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How The Grand Canyon Was Formed

Updated on July 15, 2011

The Grand Canyon

John Wesley Powell, a famous explorer and one-armed Civil War veteran, was the first to aptly use the name, "Grand Canyon" in describing one of the world’s natural wonders. In 1869, Powell, and nine companions became the first to mount an expedition through the 1,000 miles of the Colorado River and Grand Canyon.

The expedition was equipped with four wooden boats. However most of their supplies were lost when two of the boats capsized in the dangerous rapids. The party experienced unbearable heat, low morale and loss of three men before completing their historic journey. A second trip was made in 1871—1872, which provided important additional data about one of the last unexplored parts of the United States.

Land Of Abundant Resources

In the late 1800s, the U.S. government show cased the West as a land of abundant resources. The discovery of zinc, copper, lead and other resources in the Grand Canyon attracted a large number of miners during the 1870s-1880s. However, extraction and transportation of ore from the canyon was extremely difficult, and many abandoned their claims to engage in the more profitable tourism trade.

In 1906, President Theodore Roosevelt, changed Grand Canyon from a game reserve to an official national monument. Grand Canyon was named a World Heritage Site in 1979 for its exceptional natural resources.

Santa Fe Trail

When the Santa Fe Trail opened in 1821, enterprising fur trappers, traders and fortune seekers began passing through the region on their way to California. This was followed by the war with Mexico after which much of the Southwest became part of the United States. The government then sent army surveyors to chart the unknown territory. In1857, a U.S. Army survey party commanded by Lieutenant Joseph Ives was dispatched to explore the Grand Canyon. His report was less than promising. Ives wrote “The region is of course altogether valueless. Ours has been the first, and will doubtless be the last, party of whites to visit this profitless locality." Apparently he was wrong.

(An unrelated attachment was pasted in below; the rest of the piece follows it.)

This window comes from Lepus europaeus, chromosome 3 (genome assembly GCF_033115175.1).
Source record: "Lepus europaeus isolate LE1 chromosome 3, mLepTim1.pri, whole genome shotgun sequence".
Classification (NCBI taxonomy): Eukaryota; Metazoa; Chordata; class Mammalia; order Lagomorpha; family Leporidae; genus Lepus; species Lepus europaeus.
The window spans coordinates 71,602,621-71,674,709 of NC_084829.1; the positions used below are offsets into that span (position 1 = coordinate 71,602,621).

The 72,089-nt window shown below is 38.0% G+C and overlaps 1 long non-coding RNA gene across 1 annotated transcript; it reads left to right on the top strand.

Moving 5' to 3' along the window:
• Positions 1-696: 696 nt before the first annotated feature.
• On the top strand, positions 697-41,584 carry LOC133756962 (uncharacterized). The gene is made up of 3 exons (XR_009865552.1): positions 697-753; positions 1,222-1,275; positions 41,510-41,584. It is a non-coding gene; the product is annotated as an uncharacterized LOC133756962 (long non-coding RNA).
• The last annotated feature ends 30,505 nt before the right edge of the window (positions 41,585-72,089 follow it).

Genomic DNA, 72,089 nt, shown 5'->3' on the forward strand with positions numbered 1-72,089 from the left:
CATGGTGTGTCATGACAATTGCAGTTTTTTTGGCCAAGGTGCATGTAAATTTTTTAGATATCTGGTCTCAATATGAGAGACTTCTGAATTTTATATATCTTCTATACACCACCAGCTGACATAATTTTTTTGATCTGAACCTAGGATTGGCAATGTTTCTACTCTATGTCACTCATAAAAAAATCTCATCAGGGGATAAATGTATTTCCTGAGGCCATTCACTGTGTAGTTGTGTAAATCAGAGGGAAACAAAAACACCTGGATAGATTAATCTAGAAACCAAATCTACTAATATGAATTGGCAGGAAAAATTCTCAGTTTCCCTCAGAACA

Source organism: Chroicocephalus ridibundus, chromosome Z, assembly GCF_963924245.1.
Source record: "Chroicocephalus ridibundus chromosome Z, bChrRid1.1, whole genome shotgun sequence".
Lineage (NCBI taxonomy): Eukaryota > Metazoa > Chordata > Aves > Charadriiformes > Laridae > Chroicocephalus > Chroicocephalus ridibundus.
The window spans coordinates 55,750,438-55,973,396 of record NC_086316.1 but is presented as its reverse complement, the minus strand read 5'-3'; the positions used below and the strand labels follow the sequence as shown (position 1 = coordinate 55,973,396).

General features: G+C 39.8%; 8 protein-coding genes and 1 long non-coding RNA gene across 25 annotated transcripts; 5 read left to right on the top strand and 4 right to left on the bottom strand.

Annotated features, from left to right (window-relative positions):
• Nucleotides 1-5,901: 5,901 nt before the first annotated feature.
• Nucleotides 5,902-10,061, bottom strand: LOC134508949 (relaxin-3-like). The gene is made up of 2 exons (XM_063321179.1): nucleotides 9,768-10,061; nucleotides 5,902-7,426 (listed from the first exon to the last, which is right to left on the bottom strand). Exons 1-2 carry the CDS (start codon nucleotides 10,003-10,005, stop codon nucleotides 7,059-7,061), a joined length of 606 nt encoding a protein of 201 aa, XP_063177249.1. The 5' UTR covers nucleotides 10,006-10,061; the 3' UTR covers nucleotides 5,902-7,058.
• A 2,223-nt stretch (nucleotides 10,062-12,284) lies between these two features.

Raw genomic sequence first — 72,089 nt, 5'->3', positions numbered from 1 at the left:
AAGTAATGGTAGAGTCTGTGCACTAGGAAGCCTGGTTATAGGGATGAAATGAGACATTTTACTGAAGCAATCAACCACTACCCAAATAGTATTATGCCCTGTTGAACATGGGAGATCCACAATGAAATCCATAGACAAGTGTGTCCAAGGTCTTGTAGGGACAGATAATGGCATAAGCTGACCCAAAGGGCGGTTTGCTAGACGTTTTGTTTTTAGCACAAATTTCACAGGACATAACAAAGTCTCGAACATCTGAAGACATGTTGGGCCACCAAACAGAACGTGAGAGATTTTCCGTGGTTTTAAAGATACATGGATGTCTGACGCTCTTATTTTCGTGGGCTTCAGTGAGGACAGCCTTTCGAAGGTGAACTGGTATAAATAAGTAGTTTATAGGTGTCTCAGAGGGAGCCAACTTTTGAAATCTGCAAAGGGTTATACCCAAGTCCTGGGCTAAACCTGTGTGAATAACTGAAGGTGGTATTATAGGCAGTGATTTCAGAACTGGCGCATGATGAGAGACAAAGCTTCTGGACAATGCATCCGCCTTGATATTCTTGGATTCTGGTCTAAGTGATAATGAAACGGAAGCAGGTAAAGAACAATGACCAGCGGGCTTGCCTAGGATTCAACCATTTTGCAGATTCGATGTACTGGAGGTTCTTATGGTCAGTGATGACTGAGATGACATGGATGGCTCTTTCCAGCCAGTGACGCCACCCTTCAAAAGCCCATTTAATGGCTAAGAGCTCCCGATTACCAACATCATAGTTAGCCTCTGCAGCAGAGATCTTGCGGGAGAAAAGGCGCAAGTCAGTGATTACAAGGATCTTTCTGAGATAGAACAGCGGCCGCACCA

Eons Of Time

The Grand Canyon was formed over eons of time by the Colorado River cutting through it. Millennia of history can be seen at a glance, from the Precambrian bedrock at the river's edge to fossilized sand dunes at the rim.Some of the earth's most ancient rock is found here. Research has revealed about 300 million years after being formed; geologic forces pushed the rock up into a great range of mountains which might have been up to six miles high.Over time, those mountains eroded into a plain and about a billion years ago, it was raised into a second mountain range.

The Colorado River has cut through the accumulated layers of the earth's surface revealing a billion years of history which can be seen at a single glance. Thousands of feet thick, the rock is made up of sediments. 

During later ages, the region sank beneath an inland sea. Primitive shellfish fossilized the sea bottom and eventually became shale. Eons later, the region rose once again as a high plateau and the former sea bottom was now on top and the ancient rocks below.

It’s at this point in time, about six million years ago, the Colorado River began cutting into the upper layers. Tediously carving inch by inch over millennia, it finally uncovered the oldest rocks nearly a mile below the surface.

By the 1880s, John Hance, a hapless prospector known for his witty repartee and engaging tall tales, began leading sightseeing parties into the canyon. His legacy lives on today. The Grand Canyon’s rich geological history and awe inspiring scenic beauty, is one of the world's most popular sightseeing destinations. It is visited annually by over five million sight seers.

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